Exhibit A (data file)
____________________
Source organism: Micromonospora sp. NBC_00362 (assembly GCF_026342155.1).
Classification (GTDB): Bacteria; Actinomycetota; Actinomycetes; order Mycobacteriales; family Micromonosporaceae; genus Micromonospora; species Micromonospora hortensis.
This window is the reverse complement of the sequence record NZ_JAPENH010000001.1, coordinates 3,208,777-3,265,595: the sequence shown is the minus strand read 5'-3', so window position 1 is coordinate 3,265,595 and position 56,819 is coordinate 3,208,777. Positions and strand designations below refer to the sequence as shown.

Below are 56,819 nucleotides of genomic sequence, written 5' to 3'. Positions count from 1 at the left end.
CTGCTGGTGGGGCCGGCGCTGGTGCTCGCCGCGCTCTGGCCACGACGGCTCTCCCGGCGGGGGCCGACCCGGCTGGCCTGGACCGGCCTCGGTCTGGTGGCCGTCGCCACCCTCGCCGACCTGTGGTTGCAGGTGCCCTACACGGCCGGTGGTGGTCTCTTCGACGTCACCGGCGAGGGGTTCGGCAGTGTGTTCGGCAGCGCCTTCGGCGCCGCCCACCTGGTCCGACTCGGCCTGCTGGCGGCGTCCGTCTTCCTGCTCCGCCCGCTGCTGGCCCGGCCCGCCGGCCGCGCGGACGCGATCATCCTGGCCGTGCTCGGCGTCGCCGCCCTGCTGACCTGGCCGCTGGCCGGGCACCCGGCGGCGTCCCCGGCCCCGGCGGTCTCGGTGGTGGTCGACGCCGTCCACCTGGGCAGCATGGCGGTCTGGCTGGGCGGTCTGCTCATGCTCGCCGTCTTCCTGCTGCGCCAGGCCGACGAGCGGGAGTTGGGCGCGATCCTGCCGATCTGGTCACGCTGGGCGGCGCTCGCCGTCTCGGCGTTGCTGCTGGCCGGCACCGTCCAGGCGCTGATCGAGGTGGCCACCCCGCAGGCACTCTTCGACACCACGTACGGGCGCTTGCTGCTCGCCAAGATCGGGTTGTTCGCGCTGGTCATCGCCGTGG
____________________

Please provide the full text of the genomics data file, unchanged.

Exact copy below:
Source organism: Micromonospora sp. NBC_00362 (assembly GCF_026342155.1).
Classification (GTDB): Bacteria; Actinomycetota; Actinomycetes; order Mycobacteriales; family Micromonosporaceae; genus Micromonospora; species Micromonospora hortensis.
This window is the reverse complement of the sequence record NZ_JAPENH010000001.1, coordinates 3,208,777-3,265,595: the sequence shown is the minus strand read 5'-3', so window position 1 is coordinate 3,265,595 and position 56,819 is coordinate 3,208,777. Positions and strand designations below refer to the sequence as shown.

Below are 56,819 nucleotides of genomic sequence, written 5' to 3'. Positions count from 1 at the left end.
CTGCTGGTGGGGCCGGCGCTGGTGCTCGCCGCGCTCTGGCCACGACGGCTCTCCCGGCGGGGGCCGACCCGGCTGGCCTGGACCGGCCTCGGTCTGGTGGCCGTCGCCACCCTCGCCGACCTGTGGTTGCAGGTGCCCTACACGGCCGGTGGTGGTCTCTTCGACGTCACCGGCGAGGGGTTCGGCAGTGTGTTCGGCAGCGCCTTCGGCGCCGCCCACCTGGTCCGACTCGGCCTGCTGGCGGCGTCCGTCTTCCTGCTCCGCCCGCTGCTGGCCCGGCCCGCCGGCCGCGCGGACGCGATCATCCTGGCCGTGCTCGGCGTCGCCGCCCTGCTGACCTGGCCGCTGGCCGGGCACCCGGCGGCGTCCCCGGCCCCGGCGGTCTCGGTGGTGGTCGACGCCGTCCACCTGGGCAGCATGGCGGTCTGGCTGGGCGGTCTGCTCATGCTCGCCGTCTTCCTGCTGCGCCAGGCCGACGAGCGGGAGTTGGGCGCGATCCTGCCGATCTGGTCACGCTGGGCGGCGCTCGCCGTCTCGGCGTTGCTGCTGGCCGGCACCGTCCAGGCGCTGATCGAGGTGGCCACCCCGCAGGCACTCTTCGACACCACGTACGGGCGCTTGCTGCTCGCCAAGATCGGGTTGTTCGCGCTGGTCATCGCCGTGG